Instead, try a nice cup of hot apple cider, cocoa, or herbal tea.

4. Bundle up.

To save on your energy bill, try to resist the urge to instantly turn on the heat whenever you feel a chill. We’ve become accustomed to this convenience, but it’s an expensive one that isn’t great for the environment either. Instead, bundle up, but do it the right way.

Don’t wear clothing too tight.
Your clothes will keep you warmer if they aren’t skin tight. Having some movement and empty spaces between you and your clothing allows your body heat and clothing to work together to keep you warm. If you’ve ever layered 3 pairs of tight yoga pants, for example, and found that it didn’t keep you warm, this is why.

Choose the right fabrics.
We’re just talking about staying warm and cozy while indoors—fabric needs change if you’re planning to spend a lot of time outdoors. For example, stay away from cotton if you’re heading out into the cold—rather than wicking away moisture like wool and synthetic athletic fabrics, it absorbs it and keeps cold moisture close to your body—a dangerous thing.

While hanging out at home, wear clothing made with insulating fabrics like wool and fleece—that includes your feet!

Layer logically.
If it’s especially cold in your home or you’re planning to head outside, make sure you follow the basic principles of layering.

Base layer: Your base layer should be thin, insulating, and moisture-wicking. As stated, ditch the cotton—you’ll be sweating under these layers at least a little (you’re always sweating, believe it or not!), and you want your base layer to be able to keep that sweat and moisture away from your skin.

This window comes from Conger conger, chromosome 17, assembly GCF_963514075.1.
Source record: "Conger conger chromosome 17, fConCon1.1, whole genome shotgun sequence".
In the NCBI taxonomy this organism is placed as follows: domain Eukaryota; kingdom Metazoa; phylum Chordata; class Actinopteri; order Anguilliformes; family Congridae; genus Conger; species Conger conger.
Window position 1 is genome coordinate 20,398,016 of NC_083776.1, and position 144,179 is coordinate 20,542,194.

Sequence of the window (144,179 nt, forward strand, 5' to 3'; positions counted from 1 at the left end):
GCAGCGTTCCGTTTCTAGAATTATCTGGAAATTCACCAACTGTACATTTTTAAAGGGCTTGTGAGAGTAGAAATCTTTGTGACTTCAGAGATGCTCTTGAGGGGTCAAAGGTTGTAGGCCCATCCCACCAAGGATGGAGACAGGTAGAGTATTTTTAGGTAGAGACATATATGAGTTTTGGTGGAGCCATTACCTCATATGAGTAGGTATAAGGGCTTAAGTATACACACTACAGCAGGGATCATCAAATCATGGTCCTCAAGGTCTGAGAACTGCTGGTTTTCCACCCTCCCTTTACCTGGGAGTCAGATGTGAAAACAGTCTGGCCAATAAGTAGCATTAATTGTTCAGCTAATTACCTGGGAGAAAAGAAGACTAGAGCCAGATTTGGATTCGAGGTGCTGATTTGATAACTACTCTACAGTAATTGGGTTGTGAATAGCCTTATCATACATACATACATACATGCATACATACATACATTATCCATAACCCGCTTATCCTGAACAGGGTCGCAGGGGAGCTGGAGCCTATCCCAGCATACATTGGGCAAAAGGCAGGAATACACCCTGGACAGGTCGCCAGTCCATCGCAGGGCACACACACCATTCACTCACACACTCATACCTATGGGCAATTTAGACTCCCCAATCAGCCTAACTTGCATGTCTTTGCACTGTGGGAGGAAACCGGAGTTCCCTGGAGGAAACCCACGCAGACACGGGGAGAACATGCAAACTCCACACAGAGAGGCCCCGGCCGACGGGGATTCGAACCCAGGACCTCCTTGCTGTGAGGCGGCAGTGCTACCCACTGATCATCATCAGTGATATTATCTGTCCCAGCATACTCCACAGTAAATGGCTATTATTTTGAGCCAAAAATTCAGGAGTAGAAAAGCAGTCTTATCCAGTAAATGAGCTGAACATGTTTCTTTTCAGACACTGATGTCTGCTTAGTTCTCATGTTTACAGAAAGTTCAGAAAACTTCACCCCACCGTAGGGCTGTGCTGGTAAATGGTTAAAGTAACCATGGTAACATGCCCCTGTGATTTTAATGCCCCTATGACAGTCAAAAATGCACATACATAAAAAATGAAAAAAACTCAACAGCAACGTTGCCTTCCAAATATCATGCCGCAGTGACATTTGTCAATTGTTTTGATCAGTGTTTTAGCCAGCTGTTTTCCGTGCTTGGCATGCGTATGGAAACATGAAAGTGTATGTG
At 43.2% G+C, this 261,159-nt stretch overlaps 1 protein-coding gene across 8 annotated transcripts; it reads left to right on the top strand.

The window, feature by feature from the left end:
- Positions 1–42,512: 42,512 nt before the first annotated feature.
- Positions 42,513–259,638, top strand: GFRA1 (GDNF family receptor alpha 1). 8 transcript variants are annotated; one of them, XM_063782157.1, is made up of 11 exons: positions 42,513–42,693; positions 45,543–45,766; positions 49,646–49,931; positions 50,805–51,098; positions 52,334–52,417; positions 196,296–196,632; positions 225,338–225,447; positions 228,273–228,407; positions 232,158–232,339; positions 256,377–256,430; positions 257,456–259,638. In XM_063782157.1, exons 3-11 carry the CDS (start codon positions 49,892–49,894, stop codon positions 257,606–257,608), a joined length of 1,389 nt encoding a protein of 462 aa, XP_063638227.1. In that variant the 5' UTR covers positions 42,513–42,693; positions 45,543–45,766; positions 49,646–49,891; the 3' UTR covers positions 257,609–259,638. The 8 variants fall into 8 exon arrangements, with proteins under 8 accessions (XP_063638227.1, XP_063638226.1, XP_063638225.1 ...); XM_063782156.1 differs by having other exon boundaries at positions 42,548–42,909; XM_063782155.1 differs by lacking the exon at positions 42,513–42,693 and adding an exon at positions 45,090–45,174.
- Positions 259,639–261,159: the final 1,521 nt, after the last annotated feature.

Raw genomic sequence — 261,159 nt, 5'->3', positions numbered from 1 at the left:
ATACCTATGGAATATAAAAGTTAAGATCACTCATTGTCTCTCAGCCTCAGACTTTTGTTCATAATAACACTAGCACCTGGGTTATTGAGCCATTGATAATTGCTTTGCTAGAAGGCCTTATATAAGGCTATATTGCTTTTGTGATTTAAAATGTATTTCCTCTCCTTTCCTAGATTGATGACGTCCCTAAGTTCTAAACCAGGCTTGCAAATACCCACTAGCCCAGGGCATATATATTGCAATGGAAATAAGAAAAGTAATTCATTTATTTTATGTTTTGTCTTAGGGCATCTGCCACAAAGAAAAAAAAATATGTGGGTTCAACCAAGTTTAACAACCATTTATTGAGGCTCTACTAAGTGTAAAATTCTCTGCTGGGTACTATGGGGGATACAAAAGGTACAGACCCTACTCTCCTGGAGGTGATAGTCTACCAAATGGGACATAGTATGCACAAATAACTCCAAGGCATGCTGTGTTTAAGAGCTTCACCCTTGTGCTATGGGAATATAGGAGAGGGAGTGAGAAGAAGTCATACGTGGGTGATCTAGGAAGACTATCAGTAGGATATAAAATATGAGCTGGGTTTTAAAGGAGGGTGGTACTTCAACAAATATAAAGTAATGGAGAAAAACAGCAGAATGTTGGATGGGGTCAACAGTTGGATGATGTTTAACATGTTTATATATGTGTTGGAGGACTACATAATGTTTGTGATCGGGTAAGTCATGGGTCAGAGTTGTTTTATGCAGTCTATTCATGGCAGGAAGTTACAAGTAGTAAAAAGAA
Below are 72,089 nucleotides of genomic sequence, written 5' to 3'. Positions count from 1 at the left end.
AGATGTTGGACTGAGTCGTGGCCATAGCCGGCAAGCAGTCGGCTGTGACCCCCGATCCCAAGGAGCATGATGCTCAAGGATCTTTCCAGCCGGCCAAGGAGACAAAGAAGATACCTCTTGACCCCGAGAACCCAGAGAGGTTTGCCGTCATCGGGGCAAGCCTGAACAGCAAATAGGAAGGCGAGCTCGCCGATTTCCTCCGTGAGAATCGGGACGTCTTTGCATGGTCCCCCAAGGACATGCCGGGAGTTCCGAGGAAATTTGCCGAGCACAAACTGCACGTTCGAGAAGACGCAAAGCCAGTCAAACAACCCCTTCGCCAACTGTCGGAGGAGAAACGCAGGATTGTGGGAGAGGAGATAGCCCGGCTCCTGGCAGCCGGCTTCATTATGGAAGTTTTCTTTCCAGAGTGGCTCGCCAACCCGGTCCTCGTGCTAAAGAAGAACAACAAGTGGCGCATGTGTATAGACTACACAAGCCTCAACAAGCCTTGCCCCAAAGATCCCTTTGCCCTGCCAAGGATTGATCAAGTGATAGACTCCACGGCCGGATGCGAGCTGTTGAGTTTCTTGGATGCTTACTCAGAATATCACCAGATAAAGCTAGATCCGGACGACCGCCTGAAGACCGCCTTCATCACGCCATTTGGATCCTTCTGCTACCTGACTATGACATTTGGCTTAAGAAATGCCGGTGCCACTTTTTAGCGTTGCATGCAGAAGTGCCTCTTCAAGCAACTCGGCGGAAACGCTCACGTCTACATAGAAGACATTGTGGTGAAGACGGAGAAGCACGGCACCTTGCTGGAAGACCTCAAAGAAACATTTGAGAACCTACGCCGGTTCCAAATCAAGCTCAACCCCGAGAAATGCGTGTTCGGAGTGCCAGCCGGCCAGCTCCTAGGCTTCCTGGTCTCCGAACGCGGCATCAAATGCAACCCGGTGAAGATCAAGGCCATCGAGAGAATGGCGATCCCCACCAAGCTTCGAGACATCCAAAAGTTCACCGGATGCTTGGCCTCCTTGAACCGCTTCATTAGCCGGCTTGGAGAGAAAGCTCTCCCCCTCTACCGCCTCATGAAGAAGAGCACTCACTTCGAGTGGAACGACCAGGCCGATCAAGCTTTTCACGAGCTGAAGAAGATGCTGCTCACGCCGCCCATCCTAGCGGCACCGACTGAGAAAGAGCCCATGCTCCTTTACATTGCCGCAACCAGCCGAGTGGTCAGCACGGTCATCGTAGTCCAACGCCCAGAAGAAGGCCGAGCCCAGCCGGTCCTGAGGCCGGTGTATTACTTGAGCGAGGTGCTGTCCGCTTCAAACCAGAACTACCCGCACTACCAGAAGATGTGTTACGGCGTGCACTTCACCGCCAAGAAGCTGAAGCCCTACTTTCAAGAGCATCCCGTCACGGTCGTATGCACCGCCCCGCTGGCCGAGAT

Insulating layer: This middle layer should be warm and made of something like fleece or feather down. Think of it like the attic insulation—it should be roomy, a bit “fluffier” and have lots of insulating power.

Outer layer: The outer layer, or shell, is your coat and should be able to block wind and water while keeping the heat in.

5. Be social!

It doesn’t take a scientist to tell you that feeling lonely is the pits, but a series of studies by researchers at the University of Toronto suggest that loneliness actually has a physical effect on your perception of temperature, making you feel even colder than it actually is.

In one of the studies, subjects made to feel excluded in a ball-tossing game had a greater desire for warm food after. In another study, subjects recalled a situation of social exclusion and inclusion and an estimate of the room temperature at the time. The moments of social exclusion brought up lower room temperature estimates.

So if you’re feeling extra cold at home, call some friends over. The extra company will warm you and your heart.
Cold temperatures don’t mean you or your wallet need to suffer. Good luck staying warm!


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About The Author

Bob Jenson

For over 45 years, Bob Jenson has been providing quality heating and air services to the San Diego community.